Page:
The world saw a shark-pocalypse 19 million years ago, and we don’t know why

The outline of a shark traced with shark scales.

Enlarge (credit: Leah D. Rubin)

Sharks have been swimming and hunting in the world’s oceans for 450 million years, and though their numbers have recently declined because of human activity, they’re still with us. But the world once had many more, and many more varieties of, the large marine predators compared to today. In fact, new research published in Science suggests that 19 million years ago, the vast majority of sharks and shark species died off. We don’t understand why or how this large extinction event occurred.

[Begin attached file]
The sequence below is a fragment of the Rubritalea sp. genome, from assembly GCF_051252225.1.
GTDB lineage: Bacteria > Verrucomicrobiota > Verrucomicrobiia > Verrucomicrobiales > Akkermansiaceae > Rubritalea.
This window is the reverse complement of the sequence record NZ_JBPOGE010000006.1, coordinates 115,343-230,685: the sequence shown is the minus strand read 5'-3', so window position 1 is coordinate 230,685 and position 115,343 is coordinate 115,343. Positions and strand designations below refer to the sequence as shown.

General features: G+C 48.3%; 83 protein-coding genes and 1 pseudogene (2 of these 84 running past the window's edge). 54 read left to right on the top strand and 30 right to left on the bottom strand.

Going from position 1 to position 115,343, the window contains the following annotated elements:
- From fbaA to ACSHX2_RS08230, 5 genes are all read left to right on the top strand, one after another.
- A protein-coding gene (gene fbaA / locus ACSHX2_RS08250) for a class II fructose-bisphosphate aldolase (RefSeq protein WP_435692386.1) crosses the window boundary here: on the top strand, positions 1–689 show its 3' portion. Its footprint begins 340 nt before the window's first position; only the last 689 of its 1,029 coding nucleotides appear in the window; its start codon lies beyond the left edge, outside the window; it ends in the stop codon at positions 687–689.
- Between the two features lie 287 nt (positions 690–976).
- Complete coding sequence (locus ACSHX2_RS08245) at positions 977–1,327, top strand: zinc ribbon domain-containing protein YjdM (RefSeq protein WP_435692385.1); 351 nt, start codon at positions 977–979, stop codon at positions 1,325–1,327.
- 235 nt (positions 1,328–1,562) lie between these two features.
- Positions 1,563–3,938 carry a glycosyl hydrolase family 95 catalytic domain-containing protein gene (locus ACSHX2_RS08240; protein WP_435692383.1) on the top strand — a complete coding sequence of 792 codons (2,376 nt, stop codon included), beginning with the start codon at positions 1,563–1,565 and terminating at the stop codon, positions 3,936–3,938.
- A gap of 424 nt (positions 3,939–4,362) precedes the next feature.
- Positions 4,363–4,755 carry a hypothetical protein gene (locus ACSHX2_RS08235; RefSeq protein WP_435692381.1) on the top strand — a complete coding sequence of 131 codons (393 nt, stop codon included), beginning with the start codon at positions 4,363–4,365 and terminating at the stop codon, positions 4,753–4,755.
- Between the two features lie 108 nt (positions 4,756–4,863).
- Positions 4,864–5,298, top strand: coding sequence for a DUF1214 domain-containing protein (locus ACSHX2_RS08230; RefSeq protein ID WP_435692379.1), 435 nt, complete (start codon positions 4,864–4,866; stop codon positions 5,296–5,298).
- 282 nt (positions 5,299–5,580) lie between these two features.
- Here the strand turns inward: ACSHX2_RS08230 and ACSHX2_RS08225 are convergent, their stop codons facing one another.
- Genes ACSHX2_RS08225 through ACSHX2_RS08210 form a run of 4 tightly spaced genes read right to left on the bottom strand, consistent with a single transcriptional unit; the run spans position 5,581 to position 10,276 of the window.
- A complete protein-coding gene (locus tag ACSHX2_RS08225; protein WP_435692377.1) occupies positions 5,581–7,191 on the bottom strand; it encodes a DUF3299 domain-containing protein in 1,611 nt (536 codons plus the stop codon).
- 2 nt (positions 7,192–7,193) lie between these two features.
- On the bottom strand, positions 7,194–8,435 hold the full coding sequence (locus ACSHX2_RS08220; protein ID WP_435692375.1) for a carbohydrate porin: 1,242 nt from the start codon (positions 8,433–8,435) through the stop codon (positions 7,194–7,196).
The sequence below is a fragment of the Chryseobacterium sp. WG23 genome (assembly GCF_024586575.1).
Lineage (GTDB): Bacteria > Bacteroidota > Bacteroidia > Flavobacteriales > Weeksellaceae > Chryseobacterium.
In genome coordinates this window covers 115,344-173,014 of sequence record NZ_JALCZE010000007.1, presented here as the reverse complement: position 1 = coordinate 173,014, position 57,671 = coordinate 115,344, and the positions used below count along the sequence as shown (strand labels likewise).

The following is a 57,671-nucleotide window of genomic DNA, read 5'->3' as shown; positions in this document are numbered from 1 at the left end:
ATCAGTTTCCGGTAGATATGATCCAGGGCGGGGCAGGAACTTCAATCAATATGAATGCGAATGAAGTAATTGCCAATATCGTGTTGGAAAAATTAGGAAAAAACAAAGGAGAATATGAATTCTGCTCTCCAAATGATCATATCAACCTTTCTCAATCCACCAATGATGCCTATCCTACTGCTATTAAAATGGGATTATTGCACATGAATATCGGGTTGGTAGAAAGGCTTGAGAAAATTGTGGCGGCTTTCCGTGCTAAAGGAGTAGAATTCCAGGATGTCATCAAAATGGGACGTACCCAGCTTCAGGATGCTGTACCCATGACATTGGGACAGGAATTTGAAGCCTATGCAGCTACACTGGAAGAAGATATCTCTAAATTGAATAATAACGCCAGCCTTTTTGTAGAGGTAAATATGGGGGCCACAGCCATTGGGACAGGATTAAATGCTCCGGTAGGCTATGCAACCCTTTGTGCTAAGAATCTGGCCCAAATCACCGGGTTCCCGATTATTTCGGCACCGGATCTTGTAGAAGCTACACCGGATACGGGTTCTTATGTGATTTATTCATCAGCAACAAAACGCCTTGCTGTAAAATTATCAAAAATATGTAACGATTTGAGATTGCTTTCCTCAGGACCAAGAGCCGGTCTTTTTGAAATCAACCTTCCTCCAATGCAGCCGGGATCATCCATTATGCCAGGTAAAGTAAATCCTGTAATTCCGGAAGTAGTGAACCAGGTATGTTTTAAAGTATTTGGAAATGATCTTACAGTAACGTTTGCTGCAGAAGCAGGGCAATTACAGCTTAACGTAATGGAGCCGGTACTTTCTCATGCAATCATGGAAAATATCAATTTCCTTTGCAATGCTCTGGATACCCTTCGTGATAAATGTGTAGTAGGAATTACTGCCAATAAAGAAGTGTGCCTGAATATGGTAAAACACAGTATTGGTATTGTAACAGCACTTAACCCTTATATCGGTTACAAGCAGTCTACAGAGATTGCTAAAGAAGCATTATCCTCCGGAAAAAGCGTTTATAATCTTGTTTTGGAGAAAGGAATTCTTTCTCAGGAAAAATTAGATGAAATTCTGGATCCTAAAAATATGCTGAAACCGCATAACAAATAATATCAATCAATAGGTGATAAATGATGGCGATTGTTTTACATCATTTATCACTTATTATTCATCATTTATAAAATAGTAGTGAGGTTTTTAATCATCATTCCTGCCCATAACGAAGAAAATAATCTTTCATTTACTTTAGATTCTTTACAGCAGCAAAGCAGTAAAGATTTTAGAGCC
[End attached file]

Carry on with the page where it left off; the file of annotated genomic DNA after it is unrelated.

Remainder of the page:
“Sharks have… weathered a large number of mass extinctions. And this extinction event is probably the biggest one they’ve ever seen. Something big must have happened,” Elizabeth Sibert, one of the authors of the paper, told Ars.

Sibert is a Hutchinson postdoctoral fellow at the Yale Institute for Biospheric Sciences, and she was a junior fellow in the Harvard Society of Fellows for the initial phases of this research back in 2017.

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